The King’s Speech


(out of 5)

Having suffered from a noticeable stammer for most of his life, the Duke Of York, Prince Albert (Colin Firth) is naturally mortified whenever he is required to deliver speeches to the general public. After years of trying various doctors and specialists who fail to help him, his wife () stumbles upon unconventional Australian speech therapist Lionel Logue () who insists that he is the man for the job. The prince is hesitant at first, balking at Logue’s methods of delving into the royal subject’s personal life and psychological profile, but eventually Logue’s techniques start to take effect and a strange sense of confidence begins to slowly build. When his brother Edward () begins to show signs that his newly acquired position on the throne is not to his liking considering he wishes to marry the twice-divorced Wallis Simpson, “Bertie” begins to realize that he might become the head of the most powerful nation in the world and, if that is to happen, he will need to instill confidence in his people through the power of his voice. This nuanced, emotionally powerful and delicately performed masterpiece by Tom Hooper works on all levels: it has history, it has humour, it is about the power of friendship and also the negotiations between powerful personalities that must occur if anyone is ever to understand themselves and the people around them. As the eventual King George VI, Firth never ceases to amaze with the many grades of personal revelation he allows this character to have, trapped behind the duties of his royal office while at the same time not exactly a flimsy sap when released of them; this man longs to keep his upper lip stiff, he just needs someone to help him find the willpower. Rush, as Logue, gives the film its heart, playing the failed actor turned speech therapist with all the humour that the film needs. Bonham Carter lends superb support as Queen Elizabeth—just look at her face when she hears her husband’s voice reading Hamlet—bringing not only her mousy charm but her own aristocratic bearing upon a film that is top notch from beginning to end.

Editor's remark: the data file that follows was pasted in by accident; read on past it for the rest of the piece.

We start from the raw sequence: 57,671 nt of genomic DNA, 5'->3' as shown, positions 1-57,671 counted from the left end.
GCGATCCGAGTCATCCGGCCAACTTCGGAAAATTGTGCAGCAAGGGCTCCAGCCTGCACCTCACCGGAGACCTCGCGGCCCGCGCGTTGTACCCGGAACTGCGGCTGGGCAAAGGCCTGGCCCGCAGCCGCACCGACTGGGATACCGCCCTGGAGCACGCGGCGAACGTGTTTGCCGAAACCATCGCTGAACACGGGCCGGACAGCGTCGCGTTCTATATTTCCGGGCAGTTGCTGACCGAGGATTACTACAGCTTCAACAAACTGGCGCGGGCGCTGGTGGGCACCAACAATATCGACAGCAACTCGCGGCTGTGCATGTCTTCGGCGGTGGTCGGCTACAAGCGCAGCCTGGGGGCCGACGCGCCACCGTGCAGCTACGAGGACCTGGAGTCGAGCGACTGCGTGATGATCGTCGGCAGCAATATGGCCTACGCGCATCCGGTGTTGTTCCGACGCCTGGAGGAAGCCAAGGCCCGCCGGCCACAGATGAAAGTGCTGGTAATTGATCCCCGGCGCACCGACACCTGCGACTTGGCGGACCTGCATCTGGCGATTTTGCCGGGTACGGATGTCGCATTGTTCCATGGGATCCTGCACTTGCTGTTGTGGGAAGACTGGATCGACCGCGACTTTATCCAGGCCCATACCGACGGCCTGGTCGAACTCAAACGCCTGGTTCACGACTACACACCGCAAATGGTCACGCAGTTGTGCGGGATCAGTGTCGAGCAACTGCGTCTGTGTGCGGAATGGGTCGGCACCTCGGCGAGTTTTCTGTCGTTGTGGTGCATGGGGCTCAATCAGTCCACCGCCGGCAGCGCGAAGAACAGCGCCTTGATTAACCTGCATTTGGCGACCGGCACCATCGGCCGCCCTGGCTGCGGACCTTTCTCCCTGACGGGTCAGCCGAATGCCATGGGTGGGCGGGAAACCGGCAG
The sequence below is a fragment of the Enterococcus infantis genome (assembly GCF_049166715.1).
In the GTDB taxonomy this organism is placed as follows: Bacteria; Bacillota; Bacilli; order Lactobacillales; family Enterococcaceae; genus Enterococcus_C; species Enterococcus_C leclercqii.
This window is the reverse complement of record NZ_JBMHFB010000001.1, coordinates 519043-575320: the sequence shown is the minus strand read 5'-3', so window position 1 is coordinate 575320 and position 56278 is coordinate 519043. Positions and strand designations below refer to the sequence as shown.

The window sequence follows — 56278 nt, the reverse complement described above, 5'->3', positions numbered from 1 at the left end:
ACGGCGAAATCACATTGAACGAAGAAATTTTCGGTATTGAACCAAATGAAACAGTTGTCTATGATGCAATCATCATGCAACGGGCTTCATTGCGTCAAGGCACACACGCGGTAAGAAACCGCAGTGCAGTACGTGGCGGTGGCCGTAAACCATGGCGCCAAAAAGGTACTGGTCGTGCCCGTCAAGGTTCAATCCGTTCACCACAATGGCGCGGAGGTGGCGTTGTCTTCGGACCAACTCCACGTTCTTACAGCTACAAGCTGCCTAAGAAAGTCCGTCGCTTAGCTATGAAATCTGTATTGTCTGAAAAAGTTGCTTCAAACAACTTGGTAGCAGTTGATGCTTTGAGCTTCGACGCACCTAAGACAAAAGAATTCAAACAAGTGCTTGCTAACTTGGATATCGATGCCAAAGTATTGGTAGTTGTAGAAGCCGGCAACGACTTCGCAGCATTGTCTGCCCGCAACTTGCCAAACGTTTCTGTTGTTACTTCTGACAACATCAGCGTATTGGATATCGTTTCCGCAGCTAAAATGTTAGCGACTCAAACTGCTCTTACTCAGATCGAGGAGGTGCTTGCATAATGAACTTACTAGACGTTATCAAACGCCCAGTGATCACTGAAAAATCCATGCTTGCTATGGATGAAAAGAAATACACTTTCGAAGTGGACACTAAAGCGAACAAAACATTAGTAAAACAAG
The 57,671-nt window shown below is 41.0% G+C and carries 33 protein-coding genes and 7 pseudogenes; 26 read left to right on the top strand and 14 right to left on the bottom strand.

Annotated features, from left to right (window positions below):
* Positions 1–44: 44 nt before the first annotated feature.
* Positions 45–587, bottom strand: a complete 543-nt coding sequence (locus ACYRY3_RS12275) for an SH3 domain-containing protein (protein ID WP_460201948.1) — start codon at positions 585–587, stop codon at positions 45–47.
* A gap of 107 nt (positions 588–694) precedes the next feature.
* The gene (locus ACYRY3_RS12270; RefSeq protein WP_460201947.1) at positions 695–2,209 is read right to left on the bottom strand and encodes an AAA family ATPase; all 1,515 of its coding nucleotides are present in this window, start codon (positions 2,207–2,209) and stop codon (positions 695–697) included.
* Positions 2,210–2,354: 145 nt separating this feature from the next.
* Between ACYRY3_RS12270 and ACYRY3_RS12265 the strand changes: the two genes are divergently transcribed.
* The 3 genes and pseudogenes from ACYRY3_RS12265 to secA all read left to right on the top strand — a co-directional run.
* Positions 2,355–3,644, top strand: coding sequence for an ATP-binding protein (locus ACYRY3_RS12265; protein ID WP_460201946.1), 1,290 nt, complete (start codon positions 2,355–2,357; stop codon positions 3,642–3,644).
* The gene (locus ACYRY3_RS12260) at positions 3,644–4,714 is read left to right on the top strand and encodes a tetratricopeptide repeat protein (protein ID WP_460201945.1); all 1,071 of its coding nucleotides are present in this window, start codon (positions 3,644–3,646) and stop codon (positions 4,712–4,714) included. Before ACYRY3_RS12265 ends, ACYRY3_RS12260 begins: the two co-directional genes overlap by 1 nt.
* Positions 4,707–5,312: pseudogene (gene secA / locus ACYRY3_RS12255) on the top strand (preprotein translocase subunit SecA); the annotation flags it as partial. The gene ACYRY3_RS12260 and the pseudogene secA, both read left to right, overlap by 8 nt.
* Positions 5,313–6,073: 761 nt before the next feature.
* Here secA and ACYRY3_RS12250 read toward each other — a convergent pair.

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United Kingdom/Australia2010

Directed by

Screenplay by

Cinematography by

Produced by , ,

Music by

Production Design by

Costume Design by

Film Editing by

Film Festivals:  TIFF 2010

Cast Tags:  , , , , ,, , , , , , , , , , , , , , , , , , , , , ,, , , , , , ,

Academy Awards
Best Actor in a Leading Role (Colin Firth as “King George VI”)
Best Directing (Tom Hooper)
Best Picture (Iain Canning, Emile Sherman, Gareth Unwin, producers)
Best Writing (Original Screenplay) (David Seidler)

Best Actor in a Supporting Role (Geoffrey Rush as “Lionel Logue”)
Best Actress in a Supporting Role (Helena Bonham Carter as “Queen Elizabeth”)
Best Art Direction (production design: Eve Stewart; set decoration: Judy Farr)
Best Cinematography (Danny Cohen)
Best Costume Design (Jenny Beaven)
Best Film Editing (Tariq Anwar)
Best Music (Original Score) (Alexandre Desplat)
Best Sound Mixing (Paul Hamblin, Martin Jensen, John Midgley)

Golden Globe Award
Best Performance By An Actor in a Motion Picture-Drama (Colin Firth)

Best Motion Picture-Drama
Best Performance by an Actress in a Supporting Role in a Motion Picture (Helena Bonham Carter)
Best Performance by an Actor in a Supporting Role in a Motion Picture (Geoffrey Rush)
Best Director (Tom Hooper)
Best Screenplay (David Seidler)
Best Original Score-Motion Picture (Alexandre Desplat)

New York Film Critics Award
Best Actor (Colin Firth)

Los Angeles Film Critics Award
Best Actor (Colin Firth)

Best Supporting Actor (Geoffrey Rush)
Best Screenplay (David Seidler)
Best Production Design (Eve Stewart)

National Society of Film Critics Award
Best Supporting Actor (Geoffrey Rush)

Best Actor (Colin Firth)
Best Screenplay (David Seidler)

National Board Of Review Award
Top Ten Films

Screen Actors Guild Awards
Outstanding Performance by a Male Actor in a Leading Role (Colin Firth)
Outstanding Performance by a Cast in a Motion Picture

Outstanding Performance by a Female Actor in a Supporting Role (Helena Bonham Carter)
Outstanding Performance by a Male Actor in a Supporting Role (Geoffrey Rush)

Directors Guild Award
Outstanding Directorial Achievement in Motion Pictures (Tom Hooper)

Independent Spirit Award
Best Foreign Film

British Academy Awards
Best Film
Best Leading Actor (Colin Firth)
Best Supporting Actor (Geoffrey Rush)
Best Supporting Actress (Helena Bonham Carter)
Best Screenplay (Original)
Alexander Korda Award for Best British Film
Anthony Asquith Award for Film Music

Best Cinematography
Best Costume Design
Best Sound
Best Editing
Best Make Up & Hair
Best Production Design
David Lean Award for Direction (Tom Hooper)

European Film Awards
Best European Actor (Colin Firth)
Best European Editor
Audience Award

Best European Film
Best European Composer

Cesar Award Nomination
Best Foreign Film

Toronto Film Critics Award Nominations
Best Actor (Colin Firth)
Best Supporting Actor (Geoffrey Rush)
Best Screenplay

Boston Film Critics Award Nomination
Best Actor (Colin Firth)

Goya Award
Best European Film



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